Nevertheless, the United States provides significant support for families with children, largely through tax benefits. The policies have the greatest effect for poor families, especially single mothers, partly because of low governmental tolerance for welfare dependency. The Obama administration increased support provided through the Child Care and Development Fund (CCDF), a block grant going to state governments, by $2 billion. As of 2011, tax benefits for families with children included a dependent-related exemption, a child tax credit, an earned-income tax credit and a child- and dependent-care tax credit, as well as two tuition-related tax benefits for post-secondary education. As a result, effective child care costs as a percentage of income were lower in the United States than in most OECD countries, and for low-income single mothers, much lower.

The Trump administration has discussed enhanced family leave programs, but its main actions affecting low-income families have been to strengthen work requirements in cash assistance, food stamps and low-income health care programs.
Family policies have focused on financing parents during a child’s early years and on guaranteeing their job for an extended period of time. While the share of children aged three to six enrolled in kindergartens has increased substantially over the last decade, public child care facilities are still less developed than in most other OECD and EU member states. The lack of well-developed opportunities for flexible working time and workplace solutions in the Bulgarian labor market creates another obstacle for combining parenting with active economic participation. De facto labor-market discrimination against pregnant women and mothers of small children is common.

An important source of help that enables parents to be more economically active are family networks, specifically the traditional involvement of grandparents in caring for children. There is an active child support payment policy that often attracts social and political commentary, but the actual disbursements comprise a very small proportion (even within the social policy budget) and the effect on parents’ behavior seems negligible. This support is not means tested, and covers both rich and poor families regardless of their different labor market prospects.
The reconciliation of parenting and labor force participation is addressed by Committee on the Reconciliation of Working, Private and Family Life, an advisory body of the Government Council for Gender Equality, but is limited in practice. The employment rate for women in Czechia is below the OECD average. This especially applies to women with children under three years of age. The main problem is the level of childcare provision which declined significantly during the 1990s and has improved only recently. While the enrollment rate in formal childcare for children three to five years of age is within the third quartile of OECD countries, childcare provision for children up to two years of age is the third lowest among OECD countries, and affordable after-hours care offered by pre-schools and schools is insufficient. The growing number of single mothers – in the first quarter of 2018, 49.6% of all children were born out of wedlock – has further increased the demand for childcare. However, public support for alternative forms of child care, most notably so-called children’s groups, has expanded. Since 2017, attending kindergarten in the last pre-school year is mandatory. Differences in the regional availability of kindergartens persist. The main legal change in the period under review has been the introduction of a right to one week of paternity leave within within six weeks of a child’s birth.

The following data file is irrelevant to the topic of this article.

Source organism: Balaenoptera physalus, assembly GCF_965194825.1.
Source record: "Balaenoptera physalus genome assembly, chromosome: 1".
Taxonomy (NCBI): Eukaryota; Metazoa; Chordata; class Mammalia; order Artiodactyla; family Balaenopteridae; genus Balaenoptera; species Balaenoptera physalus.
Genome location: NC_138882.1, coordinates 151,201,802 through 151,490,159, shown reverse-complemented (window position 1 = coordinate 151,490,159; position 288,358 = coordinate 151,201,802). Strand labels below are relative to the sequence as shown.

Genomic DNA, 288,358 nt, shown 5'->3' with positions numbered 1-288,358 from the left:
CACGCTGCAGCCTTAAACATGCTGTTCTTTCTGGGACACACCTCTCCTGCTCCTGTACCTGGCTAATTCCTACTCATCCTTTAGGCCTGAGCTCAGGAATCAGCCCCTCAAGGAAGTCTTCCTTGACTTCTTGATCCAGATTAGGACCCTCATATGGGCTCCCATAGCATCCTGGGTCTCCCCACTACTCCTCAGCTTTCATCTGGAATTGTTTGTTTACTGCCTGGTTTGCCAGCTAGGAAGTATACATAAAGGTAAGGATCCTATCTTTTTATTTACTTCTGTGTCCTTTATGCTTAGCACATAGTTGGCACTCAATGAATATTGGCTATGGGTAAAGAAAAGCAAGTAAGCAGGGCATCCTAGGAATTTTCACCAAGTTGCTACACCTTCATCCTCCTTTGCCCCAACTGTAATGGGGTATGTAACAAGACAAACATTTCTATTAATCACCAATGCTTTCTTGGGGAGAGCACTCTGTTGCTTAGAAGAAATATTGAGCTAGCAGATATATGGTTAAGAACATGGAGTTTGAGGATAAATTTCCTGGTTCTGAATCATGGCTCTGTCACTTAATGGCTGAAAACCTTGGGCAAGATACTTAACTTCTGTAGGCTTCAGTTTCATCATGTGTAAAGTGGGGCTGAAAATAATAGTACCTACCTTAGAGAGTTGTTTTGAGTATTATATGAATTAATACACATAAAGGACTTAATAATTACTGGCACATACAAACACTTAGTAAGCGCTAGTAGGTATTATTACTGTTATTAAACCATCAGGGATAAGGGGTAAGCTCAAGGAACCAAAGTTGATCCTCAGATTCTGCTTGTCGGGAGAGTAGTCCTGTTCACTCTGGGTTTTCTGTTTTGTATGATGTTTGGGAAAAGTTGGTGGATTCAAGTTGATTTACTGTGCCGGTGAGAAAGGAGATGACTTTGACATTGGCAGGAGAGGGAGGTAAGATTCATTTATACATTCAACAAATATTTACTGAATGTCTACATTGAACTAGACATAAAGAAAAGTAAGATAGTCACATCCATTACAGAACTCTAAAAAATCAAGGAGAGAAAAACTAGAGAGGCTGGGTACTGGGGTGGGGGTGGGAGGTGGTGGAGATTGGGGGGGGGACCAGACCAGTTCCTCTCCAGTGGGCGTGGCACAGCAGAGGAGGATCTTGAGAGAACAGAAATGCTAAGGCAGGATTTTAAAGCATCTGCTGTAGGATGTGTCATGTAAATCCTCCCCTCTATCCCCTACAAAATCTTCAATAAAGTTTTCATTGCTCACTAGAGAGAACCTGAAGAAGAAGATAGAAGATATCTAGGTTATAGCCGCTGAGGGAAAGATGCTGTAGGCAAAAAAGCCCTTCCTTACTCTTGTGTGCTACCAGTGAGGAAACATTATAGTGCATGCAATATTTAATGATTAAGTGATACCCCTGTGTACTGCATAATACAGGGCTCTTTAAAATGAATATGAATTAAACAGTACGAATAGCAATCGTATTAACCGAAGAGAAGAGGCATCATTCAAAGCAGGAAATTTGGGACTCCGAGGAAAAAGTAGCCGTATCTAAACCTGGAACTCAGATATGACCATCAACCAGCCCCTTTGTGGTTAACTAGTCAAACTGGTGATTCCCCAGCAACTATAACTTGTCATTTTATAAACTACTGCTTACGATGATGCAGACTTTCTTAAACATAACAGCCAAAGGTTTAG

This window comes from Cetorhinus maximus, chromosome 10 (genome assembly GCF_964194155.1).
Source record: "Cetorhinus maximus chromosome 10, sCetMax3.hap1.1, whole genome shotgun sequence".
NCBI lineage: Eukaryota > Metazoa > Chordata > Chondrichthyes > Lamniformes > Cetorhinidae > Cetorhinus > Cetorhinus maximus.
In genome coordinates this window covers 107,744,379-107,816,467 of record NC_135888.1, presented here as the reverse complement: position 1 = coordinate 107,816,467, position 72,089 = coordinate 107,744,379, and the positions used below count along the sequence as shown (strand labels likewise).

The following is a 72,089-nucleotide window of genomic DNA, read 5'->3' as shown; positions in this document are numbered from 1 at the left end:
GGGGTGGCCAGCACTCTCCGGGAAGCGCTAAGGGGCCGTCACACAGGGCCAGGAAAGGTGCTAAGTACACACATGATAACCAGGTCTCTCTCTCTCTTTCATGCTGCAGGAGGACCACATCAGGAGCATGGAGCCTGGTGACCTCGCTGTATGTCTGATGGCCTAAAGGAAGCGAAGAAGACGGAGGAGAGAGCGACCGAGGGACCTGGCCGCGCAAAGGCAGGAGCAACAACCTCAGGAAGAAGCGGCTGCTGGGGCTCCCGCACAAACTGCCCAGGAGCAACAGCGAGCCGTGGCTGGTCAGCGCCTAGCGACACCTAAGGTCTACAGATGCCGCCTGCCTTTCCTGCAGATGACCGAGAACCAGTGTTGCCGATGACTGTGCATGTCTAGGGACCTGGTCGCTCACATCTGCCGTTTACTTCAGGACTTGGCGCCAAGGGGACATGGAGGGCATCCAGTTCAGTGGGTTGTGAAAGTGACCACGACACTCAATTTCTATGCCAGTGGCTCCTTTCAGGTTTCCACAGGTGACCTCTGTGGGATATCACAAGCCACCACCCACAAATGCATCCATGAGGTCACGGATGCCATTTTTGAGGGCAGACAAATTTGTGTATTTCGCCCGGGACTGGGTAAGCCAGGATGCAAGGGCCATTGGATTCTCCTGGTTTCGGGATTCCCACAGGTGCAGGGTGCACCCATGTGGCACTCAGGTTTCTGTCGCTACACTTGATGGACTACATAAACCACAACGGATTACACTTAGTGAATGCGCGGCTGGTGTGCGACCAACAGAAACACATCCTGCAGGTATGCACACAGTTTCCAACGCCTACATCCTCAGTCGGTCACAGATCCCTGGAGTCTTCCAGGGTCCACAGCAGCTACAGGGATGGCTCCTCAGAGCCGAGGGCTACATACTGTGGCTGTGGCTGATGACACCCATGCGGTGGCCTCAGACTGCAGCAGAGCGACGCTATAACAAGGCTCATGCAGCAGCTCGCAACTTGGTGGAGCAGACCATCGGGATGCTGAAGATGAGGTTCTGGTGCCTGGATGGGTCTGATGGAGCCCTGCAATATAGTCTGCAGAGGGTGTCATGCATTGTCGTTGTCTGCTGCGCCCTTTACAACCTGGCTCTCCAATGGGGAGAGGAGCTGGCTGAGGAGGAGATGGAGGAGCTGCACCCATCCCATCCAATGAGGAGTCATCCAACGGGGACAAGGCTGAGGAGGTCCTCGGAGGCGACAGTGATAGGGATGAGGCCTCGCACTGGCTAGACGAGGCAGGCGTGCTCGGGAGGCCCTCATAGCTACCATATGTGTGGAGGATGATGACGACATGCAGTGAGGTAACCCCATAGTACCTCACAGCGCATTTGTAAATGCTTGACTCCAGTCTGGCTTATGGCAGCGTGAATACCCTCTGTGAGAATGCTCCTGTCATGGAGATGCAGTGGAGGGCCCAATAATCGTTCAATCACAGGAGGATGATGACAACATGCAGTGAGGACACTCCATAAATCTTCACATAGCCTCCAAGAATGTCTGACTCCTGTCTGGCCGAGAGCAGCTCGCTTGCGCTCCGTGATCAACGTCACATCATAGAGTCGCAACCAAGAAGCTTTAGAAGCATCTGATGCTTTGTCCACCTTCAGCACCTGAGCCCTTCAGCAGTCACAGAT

According to OECD statistics, Japan has one of the group’s highest gender gaps in terms of median incomes earned by full-time employees. While the labor-participation rate among women aged 15 to 64 increased to 69% in 2017, a level higher than in the United States, the majority of employed women work in part-time, non-regular jobs. Although several policy measures aimed at addressing these issues have been implemented since the 1990s, many challenges remain.

The LDP-led government has sought to provide support for women in the labor force, referring to its policy efforts in this area as “womenomics.” For example, it has made efforts to improve child care provision in order to improve the conditions of working mothers. Kindergartens began accepting two-year-olds in April 2018. Based on new legislation, parents can now enroll their children at nursery schools outside their municipality. Abolishing kindergarten waiting lists was one goal of the government’s 2018 policy package. And indeed, during the 2017/18 fiscal year, the waiting list fell below 20,000 for the first time in 10 years.

The birth rate has stabilized at a low level of around 1.4 births per woman. The government’s target rate of 1.8 remains as yet out of reach.

Questions remain as to whether the government willing to overcome the tension between having more women at work and in managerial positions on the one hand, and its intention to raise the country’s birth rate on the other.
Kathy Matsui, ‘Womenomics’ continues as a work in progress, The Japan Times, 25 May 2016, http://www.japantimes.co.jp/news/2016/05/25/business/economy-business/womenomics-continues-work-progress/

Tatsuya Goto: Japan’s moms stay in work in record numbers, 27 February 2018, Nikkei Asian Review, https://asia.nikkei.com/Economy/Japan-s-moms-stay-in-work-in-record-numbers
Family support policies provide only few opportunities for women who want to combine parenting and employment.